To keep the focus on the Dalai Lama's visit an academic one, a campus steering committee is busily providing plenty of contextual referencing, along with cultural programs, to prepare the campus—and the wider community—for the historic occasion.
For instance, throughout September 2006, the University Libraries will host a multimedia exhibit entitled “The Dalai Lama: His Life and Thought.” Prepared by a team of UB librarians, led by librarian Cynthia Tysick of the Arts and Sciences Libraries and informed by the insights of local experts, this colorful exhibit will be mounted on the second floor of Lockwood Library, with a smaller component on the first floor of the Undergraduate Library in Capen Hall. It will feature a dramatic collage of photographs of the Dalai Lama, accompanied by a timeline; a multimedia station that presents commentary and interpretation; and texts, images and artifacts loaned by UB faculty members and others.
“Interpretative notes will explain the significance of each displayed item,” says Charles D'Aniello, associate librarian. “In addition, a large prayer wheel (called ‘Mani wheels' by the Tibetans) will be built and it will be decorated by the children of UB librarians and others.”
Related community events will include a display of Tibetan relics at the Buffalo Museum of Science and cultural programs within the Buffalo Public Schools. For instance, a university-community coalition will encourage area children in grades kindergarten to two to make “peace flags,” an adaptation of the Tibetan prayer flags that are seen everywhere in that country. Plans call for the flags to be flown at UB Stadium on the day of the Dalai Lama's main address and at other sites before and after.
Older students in grades three through five will begin to learn about Tibetan communities and culture as part of their studies in September. Activities for children in grades six through eight include more in-depth material covering peaceful conflict resolution, political history and related topics. Special curricula is being planned for high school students as well, and UB is inviting high school juniors and seniors to participate in an essay contest centered on the principal theme of the visit, “Promoting Peace Across Borders Through Education.”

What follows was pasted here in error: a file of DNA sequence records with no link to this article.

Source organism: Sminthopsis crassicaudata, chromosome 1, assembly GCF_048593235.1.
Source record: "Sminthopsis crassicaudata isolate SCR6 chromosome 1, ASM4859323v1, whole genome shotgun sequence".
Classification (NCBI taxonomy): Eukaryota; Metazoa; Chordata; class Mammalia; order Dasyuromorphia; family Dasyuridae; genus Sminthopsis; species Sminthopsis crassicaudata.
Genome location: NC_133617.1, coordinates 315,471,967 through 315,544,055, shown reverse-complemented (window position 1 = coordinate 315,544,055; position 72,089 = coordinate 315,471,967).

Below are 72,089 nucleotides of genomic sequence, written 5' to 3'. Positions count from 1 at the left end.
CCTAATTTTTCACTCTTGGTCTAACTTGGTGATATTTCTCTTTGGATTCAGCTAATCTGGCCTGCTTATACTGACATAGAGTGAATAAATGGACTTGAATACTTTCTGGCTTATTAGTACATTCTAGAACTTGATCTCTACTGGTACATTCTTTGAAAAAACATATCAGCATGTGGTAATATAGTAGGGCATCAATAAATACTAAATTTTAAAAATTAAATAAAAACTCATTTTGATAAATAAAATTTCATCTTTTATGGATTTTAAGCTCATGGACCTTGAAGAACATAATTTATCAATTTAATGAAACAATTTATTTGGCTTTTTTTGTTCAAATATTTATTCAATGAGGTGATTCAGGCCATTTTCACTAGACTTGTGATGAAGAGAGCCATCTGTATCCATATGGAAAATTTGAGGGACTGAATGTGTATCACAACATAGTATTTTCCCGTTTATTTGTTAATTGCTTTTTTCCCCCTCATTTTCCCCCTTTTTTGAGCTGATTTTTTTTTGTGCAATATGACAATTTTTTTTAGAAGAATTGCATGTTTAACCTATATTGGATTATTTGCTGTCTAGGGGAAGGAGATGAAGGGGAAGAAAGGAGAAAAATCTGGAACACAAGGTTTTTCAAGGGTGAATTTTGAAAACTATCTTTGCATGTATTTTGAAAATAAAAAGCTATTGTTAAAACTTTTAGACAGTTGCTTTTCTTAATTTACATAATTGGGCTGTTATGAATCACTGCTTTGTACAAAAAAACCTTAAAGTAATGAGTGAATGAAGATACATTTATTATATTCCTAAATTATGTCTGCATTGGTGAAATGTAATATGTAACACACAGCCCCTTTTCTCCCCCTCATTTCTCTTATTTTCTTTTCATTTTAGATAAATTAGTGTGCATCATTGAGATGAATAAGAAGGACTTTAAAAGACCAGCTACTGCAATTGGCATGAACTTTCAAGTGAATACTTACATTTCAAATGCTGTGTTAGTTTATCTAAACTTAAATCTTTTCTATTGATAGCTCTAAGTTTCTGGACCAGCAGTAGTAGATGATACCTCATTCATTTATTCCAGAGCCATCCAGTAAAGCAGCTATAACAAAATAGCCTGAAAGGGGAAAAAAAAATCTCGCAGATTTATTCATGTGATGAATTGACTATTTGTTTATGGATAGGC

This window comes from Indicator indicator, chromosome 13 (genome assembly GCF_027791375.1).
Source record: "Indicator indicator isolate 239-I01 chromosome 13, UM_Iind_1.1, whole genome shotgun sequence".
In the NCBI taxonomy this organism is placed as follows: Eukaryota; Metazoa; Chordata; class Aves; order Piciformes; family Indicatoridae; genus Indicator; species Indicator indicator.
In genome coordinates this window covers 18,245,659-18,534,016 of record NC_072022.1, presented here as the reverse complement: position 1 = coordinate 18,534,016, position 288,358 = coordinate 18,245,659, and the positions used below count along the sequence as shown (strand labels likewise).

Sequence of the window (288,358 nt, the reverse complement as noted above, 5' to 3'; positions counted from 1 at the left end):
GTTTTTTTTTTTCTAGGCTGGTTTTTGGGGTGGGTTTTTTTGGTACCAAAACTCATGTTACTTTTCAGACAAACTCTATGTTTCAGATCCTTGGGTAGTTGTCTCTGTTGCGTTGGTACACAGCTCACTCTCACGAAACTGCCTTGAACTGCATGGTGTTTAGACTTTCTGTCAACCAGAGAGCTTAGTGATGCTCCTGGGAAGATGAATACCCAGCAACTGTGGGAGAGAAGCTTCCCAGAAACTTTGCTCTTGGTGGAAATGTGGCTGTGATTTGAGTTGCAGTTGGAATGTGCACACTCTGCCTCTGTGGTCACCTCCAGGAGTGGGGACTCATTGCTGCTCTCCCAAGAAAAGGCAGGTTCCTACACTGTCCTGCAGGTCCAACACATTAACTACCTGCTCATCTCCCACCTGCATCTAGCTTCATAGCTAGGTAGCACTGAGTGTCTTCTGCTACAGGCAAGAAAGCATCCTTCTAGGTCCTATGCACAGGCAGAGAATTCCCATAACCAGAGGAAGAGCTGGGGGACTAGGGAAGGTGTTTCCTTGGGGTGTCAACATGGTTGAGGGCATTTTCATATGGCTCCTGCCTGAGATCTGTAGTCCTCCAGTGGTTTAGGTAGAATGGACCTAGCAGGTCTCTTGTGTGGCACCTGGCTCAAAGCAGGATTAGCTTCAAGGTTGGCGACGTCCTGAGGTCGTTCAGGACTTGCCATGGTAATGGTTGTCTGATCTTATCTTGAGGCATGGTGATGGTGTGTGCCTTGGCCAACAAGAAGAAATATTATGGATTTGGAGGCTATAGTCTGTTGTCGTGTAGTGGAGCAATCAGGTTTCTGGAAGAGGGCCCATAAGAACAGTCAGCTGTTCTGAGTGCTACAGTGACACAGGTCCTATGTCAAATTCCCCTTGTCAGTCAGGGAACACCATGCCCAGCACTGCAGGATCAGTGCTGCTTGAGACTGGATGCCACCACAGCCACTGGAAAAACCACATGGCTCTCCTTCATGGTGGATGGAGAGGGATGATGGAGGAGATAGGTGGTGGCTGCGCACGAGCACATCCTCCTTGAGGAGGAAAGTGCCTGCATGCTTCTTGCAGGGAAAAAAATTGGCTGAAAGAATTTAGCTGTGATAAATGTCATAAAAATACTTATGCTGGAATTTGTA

Prayer Wheel: This common devotional device permits spinning the wheel continually with a simple wrist motion.
Dennis Hohman, a Buddhist practitioner, Buffalo-area electrical engineer and community representative on the campus steering committee, leads monthly “Community Outreach” meetings. This group of about 70 volunteers is busy planning activities and events “to raise public awareness about His Holiness, his message to the world concerning ethics and peaceful conflict resolution, as well as about the culture of Tibet and Tibetan Buddhism,” Hohman explains. Their work includes coordinating the display of a Tibetan religious and cultural relics tour to be hosted by the Buffalo Museum of Science.
The Tibet-in-Buffalo Film Festival has also helped set the stage culturally, beginning in March with Martin Scorsese's Kundun at the Market Arcade Film and Arts Centre in downtown Buffalo. The festival also brought attention to Tashi Wangchuk, MFA '05, whose film was shown in the film festival, and media study graduate student Ugyen Norbu. “I have learned a lot about the Tibet freedom movement to which they are committed—some more spiritually and some more politically,” says their teacher Sarah Elder, UB professor of media study. “They have taught me many of the nuances, subtleties and aesthetics of Tibetan values.” Tashi Wangchuk's new feature film, Two Exile Brothers, will be screened at the Center for the Arts as part of academic events preceding the Dalai Lama's main address.
Meanwhile, Martin McGee, a Buffalo filmmaker and television producer whose documentary, Mandala: World of the Mystic Circle, will be shown in September at the Albright-Knox Art Gallery, plans to document for posterity many of the activities associated with the visit. “I've been videotaping all the outstanding guest speakers participating in the Spring 2006 ‘Tibet: Myth and Reality' lecture course,” McGee states, “and I'm currently shooting a documentary about the community-wide education efforts that are happening with local elementary and high schools in conjunction with the visit.” McGee visited Tibet in 1987 and chaired the Western New York Year of Tibet committee in 1991–1992.
Mala rosewood Tibetan prayer rosary contains 108 beads used to count various devotional practices.
Filling out the cultural tableau is a week-long residency at UB of the “Mystical Arts of Tibet,” a performing arts troupe based in Atlanta, Georgia. One of the member monks will lecture on the symbolism of the mandala at the Center for the Arts Mainstage the morning of the Dalai Lama's main speech in UB Stadium. Throughout that morning, visitors will be able to view the mandala sand painting and related exhibitions in the UB Art Gallery. See article on mandala sand painting at http://buffalo.edu/UBT/feature/dalailama/.
Also planned is a major legal conference, September 20–22, on “Law, Buddhism and Social Change” organized by Rebecca French, author of The Golden Yoke: the Legal Cosmology of Buddhist Tibet and UB professor of law. “His Holiness, who has never talked about how you make social change happen, will address the opening of the conference,” says French, who speaks Tibetan and once lived at the Dalai Lama's compound in Dharamsala. “Leading professors in law and philosophy and Buddhist experts will be participating. We are working to grow the Center for Law and Buddhism. Ultimately, I would like to coordinate all of the Buddhist lawyers in the U.S., to bring people together to introduce compassion and Buddhism to the American legal system.”